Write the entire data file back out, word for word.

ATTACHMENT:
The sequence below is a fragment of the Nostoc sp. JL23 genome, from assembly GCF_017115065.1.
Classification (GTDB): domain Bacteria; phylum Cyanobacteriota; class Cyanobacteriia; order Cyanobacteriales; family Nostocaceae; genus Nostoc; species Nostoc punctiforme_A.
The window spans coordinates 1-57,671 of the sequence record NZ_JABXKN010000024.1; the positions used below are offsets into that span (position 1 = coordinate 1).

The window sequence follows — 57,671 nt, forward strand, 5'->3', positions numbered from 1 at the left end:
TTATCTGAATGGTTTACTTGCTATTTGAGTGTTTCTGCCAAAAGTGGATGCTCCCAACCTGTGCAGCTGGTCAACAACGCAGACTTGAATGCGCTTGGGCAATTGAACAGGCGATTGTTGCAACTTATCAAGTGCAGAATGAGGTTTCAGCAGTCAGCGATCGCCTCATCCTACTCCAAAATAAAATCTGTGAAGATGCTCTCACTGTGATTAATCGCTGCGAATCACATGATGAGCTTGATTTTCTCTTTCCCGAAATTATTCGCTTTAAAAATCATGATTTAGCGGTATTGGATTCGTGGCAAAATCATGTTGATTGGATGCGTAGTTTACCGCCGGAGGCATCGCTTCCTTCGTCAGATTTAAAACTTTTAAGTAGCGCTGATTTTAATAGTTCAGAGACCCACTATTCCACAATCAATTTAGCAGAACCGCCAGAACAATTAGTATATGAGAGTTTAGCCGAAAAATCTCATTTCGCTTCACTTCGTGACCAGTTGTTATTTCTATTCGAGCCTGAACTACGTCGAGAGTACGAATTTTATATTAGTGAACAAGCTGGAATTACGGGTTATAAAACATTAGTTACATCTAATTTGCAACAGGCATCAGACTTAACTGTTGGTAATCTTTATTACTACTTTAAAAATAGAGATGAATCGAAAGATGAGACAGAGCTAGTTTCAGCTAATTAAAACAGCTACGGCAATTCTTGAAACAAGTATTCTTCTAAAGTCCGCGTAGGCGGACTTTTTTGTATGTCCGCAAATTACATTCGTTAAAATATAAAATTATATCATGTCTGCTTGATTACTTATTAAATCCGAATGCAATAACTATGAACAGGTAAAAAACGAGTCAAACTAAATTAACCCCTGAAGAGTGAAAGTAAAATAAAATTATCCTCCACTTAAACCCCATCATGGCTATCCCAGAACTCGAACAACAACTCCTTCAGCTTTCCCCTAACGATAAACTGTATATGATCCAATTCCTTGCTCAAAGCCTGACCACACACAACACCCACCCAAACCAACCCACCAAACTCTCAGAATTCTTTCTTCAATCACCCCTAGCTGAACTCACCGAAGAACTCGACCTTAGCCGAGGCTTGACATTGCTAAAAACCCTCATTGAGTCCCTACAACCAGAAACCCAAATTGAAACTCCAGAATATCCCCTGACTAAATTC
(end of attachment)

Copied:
The sequence below is a fragment of the Nostoc sp. JL23 genome, from assembly GCF_017115065.1.
Classification (GTDB): domain Bacteria; phylum Cyanobacteriota; class Cyanobacteriia; order Cyanobacteriales; family Nostocaceae; genus Nostoc; species Nostoc punctiforme_A.
The window spans coordinates 1-57,671 of the sequence record NZ_JABXKN010000024.1; the positions used below are offsets into that span (position 1 = coordinate 1).

The window sequence follows — 57,671 nt, forward strand, 5'->3', positions numbered from 1 at the left end:
TTATCTGAATGGTTTACTTGCTATTTGAGTGTTTCTGCCAAAAGTGGATGCTCCCAACCTGTGCAGCTGGTCAACAACGCAGACTTGAATGCGCTTGGGCAATTGAACAGGCGATTGTTGCAACTTATCAAGTGCAGAATGAGGTTTCAGCAGTCAGCGATCGCCTCATCCTACTCCAAAATAAAATCTGTGAAGATGCTCTCACTGTGATTAATCGCTGCGAATCACATGATGAGCTTGATTTTCTCTTTCCCGAAATTATTCGCTTTAAAAATCATGATTTAGCGGTATTGGATTCGTGGCAAAATCATGTTGATTGGATGCGTAGTTTACCGCCGGAGGCATCGCTTCCTTCGTCAGATTTAAAACTTTTAAGTAGCGCTGATTTTAATAGTTCAGAGACCCACTATTCCACAATCAATTTAGCAGAACCGCCAGAACAATTAGTATATGAGAGTTTAGCCGAAAAATCTCATTTCGCTTCACTTCGTGACCAGTTGTTATTTCTATTCGAGCCTGAACTACGTCGAGAGTACGAATTTTATATTAGTGAACAAGCTGGAATTACGGGTTATAAAACATTAGTTACATCTAATTTGCAACAGGCATCAGACTTAACTGTTGGTAATCTTTATTACTACTTTAAAAATAGAGATGAATCGAAAGATGAGACAGAGCTAGTTTCAGCTAATTAAAACAGCTACGGCAATTCTTGAAACAAGTATTCTTCTAAAGTCCGCGTAGGCGGACTTTTTTGTATGTCCGCAAATTACATTCGTTAAAATATAAAATTATATCATGTCTGCTTGATTACTTATTAAATCCGAATGCAATAACTATGAACAGGTAAAAAACGAGTCAAACTAAATTAACCCCTGAAGAGTGAAAGTAAAATAAAATTATCCTCCACTTAAACCCCATCATGGCTATCCCAGAACTCGAACAACAACTCCTTCAGCTTTCCCCTAACGATAAACTGTATATGATCCAATTCCTTGCTCAAAGCCTGACCACACACAACACCCACCCAAACCAACCCACCAAACTCTCAGAATTCTTTCTTCAATCACCCCTAGCTGAACTCACCGAAGAACTCGACCTTAGCCGAGGCTTGACATTGCTAAAAACCCTCATTGAGTCCCTACAACCAGAAACCCAAATTGAAACTCCAGAATATCCCCTGACTAAATTC